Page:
Every summer, countless people rush out to catch local fireworks displays or host backyard shows of their own. Sadly, not all of those fiery events are without incident. Sometimes it’s the event organizer or attendee’s fault. Other times, fireworks manufacturers must assume all of the liability. That’s why it pays for people injured by fireworks to get a free injury case evaluation.
What Do the Latest Fireworks Statistics Reveal?
According to the U.S. Consumer Product Safety Commission’s 2014 report on the subject, less than 5% of all fireworks-related injuries take place at professional shows. Therefore, the majority of damages occur at private, do-it-yourself events. The commission’s data crunchers aren’t the only one’s keeping track of fireworks-related injuries either.
The American Academy of Ophthalmology estimates more than 8,000 people are impacted by these types of accidents annually and firecrackers are most often to blame. However, cherry bombs, bottle rockets, sparklers, Roman candles and other types of fireworks have the potential to cause great bodily harm too.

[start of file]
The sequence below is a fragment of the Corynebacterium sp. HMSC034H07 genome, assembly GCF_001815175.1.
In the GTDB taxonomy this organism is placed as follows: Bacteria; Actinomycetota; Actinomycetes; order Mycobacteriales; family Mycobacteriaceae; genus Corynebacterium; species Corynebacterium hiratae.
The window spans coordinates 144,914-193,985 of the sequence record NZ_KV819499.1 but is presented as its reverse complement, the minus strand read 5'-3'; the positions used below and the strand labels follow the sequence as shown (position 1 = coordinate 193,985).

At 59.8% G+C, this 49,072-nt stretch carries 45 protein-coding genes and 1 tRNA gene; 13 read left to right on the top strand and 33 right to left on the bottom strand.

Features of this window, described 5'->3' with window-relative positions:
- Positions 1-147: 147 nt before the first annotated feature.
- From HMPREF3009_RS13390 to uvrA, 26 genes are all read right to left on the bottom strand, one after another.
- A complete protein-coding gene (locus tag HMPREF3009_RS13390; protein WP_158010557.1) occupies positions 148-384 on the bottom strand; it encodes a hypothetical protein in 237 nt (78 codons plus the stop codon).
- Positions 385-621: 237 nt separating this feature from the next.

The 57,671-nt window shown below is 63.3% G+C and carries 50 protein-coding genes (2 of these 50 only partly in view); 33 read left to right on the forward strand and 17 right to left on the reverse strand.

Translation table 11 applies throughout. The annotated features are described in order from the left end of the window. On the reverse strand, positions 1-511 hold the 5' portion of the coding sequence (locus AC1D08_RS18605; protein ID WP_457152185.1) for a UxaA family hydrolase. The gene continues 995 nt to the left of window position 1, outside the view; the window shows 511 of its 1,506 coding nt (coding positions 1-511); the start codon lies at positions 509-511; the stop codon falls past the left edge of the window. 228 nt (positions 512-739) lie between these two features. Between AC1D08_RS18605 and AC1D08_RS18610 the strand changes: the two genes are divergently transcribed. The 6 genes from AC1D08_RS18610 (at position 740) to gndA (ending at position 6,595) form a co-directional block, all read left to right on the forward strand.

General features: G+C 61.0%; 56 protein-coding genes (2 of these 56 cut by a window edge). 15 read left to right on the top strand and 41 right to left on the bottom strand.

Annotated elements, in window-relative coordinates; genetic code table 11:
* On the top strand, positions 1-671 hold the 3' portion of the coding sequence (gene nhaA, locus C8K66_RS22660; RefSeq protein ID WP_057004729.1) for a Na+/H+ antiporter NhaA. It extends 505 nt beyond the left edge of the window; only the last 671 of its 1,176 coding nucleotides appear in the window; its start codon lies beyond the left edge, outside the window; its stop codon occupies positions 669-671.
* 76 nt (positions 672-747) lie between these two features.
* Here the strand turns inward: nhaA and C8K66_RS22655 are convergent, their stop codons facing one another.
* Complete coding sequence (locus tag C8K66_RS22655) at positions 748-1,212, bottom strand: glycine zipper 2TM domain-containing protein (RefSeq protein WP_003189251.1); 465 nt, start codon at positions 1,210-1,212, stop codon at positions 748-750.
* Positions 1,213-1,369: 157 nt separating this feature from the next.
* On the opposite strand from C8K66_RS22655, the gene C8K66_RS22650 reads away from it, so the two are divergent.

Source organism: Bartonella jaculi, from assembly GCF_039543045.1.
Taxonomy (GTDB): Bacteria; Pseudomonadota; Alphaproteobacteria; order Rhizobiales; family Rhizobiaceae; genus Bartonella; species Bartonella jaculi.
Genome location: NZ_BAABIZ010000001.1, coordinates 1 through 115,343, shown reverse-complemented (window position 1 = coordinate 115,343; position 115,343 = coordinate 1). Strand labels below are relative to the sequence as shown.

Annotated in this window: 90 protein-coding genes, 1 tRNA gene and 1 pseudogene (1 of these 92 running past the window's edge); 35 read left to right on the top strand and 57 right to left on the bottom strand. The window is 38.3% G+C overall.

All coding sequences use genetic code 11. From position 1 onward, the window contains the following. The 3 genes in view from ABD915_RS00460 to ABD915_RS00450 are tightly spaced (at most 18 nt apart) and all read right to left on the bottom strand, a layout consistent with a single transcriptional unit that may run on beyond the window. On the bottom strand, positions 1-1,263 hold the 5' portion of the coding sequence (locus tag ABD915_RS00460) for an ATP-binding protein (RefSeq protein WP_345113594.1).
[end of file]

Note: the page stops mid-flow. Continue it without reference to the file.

Of course fireworks displays that end in bodily harm are not the only reason to get a free injury case evaluation. As the National Fire Protection Association’s team of researchers point out, property damage may result as well. Depending on the number of fires that take place and their size, it is common for annual property damages to exceed $25 million dollars.
How Can Free Injury Case Evaluations Help Fireworks Victims?
Free injury case evaluations will help determine who is at fault for fireworks-related injuries and property damages. If it is the fireworks display host that’s to blame, premises liability law may apply. On the other hand, if the fireworks were defective or another person was negligent, victims may be looking at personal injury or product liability cases instead.
For free fireworks injury case evaluations, please contact Mike Lewis Attorneys today. We represent victims of fireworks accidents in Greensboro and Winston-Salem, North Carolina.